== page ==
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California’s Marine Protected Areas Are Working

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This is a guest blog by James Horrox, which originally ran www.frontiergroup.org. This is the second in a series of blogs about a report, new life for the ocean, which we co-authored with Frontier Group.

In 2004, following the adoption of California’s 1999 Marine Life Protection Act, California began a consultation and planning process that would culminate in the implementation of the nation’s first statewide MPA network in 2012. About 852 square miles of ocean off the California coast – a little more than 16 percent of the state’s waters – were kept under protection of 124 MPa. Of this MPA area, about 60 per cent (9 per cent of state water) is in no MPA. Preliminary studies have shown that these protections are already delivering substantial benefits to fish and other wildlife and habitats.

A 2013 study by the MPA of the state’s Central Coast found an abundance of certain fish species, including cabazon, lingcod and black rockfish, in protected areas compared to non-protected areas. The endangered black abalone – a species of sea snail that once numbered in the millions along the California coast but now nearly decimated to extinction – increased in number and size inside the MPA within five years after these protections were implemented. Hui. Similarly, within five years of the establishment of the North Central Coast’s Sea Lion Cove State Marine Conservation Area (SMCA) – created to protect an important abalone nursery – the red abalone population had experienced a “rapid growth”.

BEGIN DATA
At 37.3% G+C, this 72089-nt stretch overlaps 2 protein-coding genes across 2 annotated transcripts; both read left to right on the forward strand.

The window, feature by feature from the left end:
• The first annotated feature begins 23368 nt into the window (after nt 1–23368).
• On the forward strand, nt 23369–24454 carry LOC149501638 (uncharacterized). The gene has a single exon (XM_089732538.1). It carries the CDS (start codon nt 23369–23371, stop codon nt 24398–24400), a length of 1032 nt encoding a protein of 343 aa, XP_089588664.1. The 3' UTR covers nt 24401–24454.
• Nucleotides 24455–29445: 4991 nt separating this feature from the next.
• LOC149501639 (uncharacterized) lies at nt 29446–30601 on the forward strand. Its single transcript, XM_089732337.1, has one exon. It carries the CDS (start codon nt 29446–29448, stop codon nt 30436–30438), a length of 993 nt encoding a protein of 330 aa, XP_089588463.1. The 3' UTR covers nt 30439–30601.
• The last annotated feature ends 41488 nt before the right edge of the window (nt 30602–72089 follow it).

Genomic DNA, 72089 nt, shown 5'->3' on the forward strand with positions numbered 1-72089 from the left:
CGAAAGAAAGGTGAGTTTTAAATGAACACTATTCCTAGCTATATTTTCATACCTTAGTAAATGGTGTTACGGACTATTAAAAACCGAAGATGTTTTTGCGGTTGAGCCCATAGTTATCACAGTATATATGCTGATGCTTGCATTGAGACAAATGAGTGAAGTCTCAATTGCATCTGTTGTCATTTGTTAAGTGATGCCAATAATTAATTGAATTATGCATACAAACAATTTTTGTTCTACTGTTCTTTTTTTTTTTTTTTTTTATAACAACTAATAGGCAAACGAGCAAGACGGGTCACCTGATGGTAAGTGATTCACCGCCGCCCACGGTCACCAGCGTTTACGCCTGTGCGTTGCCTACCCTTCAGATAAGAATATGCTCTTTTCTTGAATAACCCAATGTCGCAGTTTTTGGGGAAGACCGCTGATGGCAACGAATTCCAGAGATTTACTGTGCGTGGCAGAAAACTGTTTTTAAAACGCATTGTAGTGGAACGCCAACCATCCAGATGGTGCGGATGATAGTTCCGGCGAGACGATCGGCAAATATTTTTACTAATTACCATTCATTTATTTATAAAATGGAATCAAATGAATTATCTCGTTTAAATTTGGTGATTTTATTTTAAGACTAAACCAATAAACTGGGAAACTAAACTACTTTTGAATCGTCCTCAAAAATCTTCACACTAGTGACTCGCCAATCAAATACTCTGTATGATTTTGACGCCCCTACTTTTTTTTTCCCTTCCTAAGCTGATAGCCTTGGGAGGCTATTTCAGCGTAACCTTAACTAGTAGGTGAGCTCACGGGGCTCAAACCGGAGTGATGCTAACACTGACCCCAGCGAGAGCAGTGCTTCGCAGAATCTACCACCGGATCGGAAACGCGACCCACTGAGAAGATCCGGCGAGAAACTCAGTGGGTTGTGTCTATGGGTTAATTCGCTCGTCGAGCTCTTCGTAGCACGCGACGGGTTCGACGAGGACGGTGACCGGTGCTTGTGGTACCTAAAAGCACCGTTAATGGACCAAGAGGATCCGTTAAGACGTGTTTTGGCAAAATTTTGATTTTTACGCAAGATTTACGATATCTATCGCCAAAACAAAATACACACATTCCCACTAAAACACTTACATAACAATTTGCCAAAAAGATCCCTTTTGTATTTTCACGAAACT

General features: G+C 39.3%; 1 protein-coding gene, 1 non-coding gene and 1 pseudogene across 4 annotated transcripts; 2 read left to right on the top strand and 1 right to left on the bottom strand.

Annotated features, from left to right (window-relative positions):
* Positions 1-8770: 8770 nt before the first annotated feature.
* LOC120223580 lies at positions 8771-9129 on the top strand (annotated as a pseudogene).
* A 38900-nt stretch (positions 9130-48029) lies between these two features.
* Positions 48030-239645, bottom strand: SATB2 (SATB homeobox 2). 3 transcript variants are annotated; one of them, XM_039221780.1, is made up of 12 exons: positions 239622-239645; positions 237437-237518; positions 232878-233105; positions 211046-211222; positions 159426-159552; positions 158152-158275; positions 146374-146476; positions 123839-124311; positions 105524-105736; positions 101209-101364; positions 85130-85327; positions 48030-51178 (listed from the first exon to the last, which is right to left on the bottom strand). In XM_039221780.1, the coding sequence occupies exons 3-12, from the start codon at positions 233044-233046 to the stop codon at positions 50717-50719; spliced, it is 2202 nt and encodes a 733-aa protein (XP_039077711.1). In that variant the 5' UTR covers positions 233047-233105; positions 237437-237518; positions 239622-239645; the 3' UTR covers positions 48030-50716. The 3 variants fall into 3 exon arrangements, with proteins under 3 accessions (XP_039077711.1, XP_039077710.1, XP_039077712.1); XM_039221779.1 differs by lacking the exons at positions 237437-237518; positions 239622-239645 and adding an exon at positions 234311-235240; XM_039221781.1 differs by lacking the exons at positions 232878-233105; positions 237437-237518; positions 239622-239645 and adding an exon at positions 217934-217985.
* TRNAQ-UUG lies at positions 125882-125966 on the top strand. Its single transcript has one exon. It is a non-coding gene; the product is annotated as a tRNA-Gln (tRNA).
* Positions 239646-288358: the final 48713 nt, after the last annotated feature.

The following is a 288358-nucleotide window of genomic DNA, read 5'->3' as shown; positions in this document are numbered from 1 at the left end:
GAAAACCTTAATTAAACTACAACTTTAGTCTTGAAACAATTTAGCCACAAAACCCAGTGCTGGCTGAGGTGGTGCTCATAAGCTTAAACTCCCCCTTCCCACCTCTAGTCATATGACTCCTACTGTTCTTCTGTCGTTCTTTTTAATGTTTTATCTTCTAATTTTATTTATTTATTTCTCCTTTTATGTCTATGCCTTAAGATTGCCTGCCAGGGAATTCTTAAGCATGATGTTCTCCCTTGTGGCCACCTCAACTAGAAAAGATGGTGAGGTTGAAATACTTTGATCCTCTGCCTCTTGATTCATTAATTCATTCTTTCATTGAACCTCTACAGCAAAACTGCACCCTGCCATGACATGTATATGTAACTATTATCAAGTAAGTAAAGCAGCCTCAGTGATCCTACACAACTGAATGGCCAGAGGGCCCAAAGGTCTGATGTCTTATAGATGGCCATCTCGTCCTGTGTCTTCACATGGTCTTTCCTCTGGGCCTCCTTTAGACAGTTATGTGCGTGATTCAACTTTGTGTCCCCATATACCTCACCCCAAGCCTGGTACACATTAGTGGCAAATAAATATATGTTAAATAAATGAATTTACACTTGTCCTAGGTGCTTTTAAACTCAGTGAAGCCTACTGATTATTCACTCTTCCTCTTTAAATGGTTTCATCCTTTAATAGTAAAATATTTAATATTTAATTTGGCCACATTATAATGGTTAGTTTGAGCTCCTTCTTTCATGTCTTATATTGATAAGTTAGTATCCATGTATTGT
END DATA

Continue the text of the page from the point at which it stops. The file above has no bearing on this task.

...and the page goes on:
The research also found evidence that California’s MPAs are benefiting ocean environments outside their borders. A 2015 study looking at larval dispersal within and outside the MPA found “significant spillover” in surrounding areas, indicating that protected areas are potentially important sources of new additions to populations of a large percentage of resident species. Similarly, a 2019 study revealed connectivity between kelp rockfish populations in several Central Coast MPAs and nearby non-protected areas.

channel islands mpa

In 2003, the state of California designated 10 marine reserves and two marine conservation areas in the state’s waters within the Channel Islands National Marine Sanctuary – 1,470 square of sea around the islands of Anacapa, Santa Cruz, Santa Rosa, San Miguel and Santa Barbara. mile area. Santa Barbara Channel off the coast of Southern California. In 2006 and 2007, the National Oceanic and Atmospheric Administration (NOAA) increased protection in the sanctuary’s deep, federal waters, bringing the total number of marine reserves in the network to 11. Within these reserves, all fishing and other extractive activities are prohibited, while two marine conservation areas allow limited consumption of lobster and pelagic fish.

Channel Island Sanctuary is the largest MPA network from the continental United States. Several endangered species and a diverse patchwork of vulnerable habitats exist within its range, including rocky shorelines and sandy beaches, onshore kelp forests, soft-bottom habitats and rocky reefs, and deep-sea coral parks.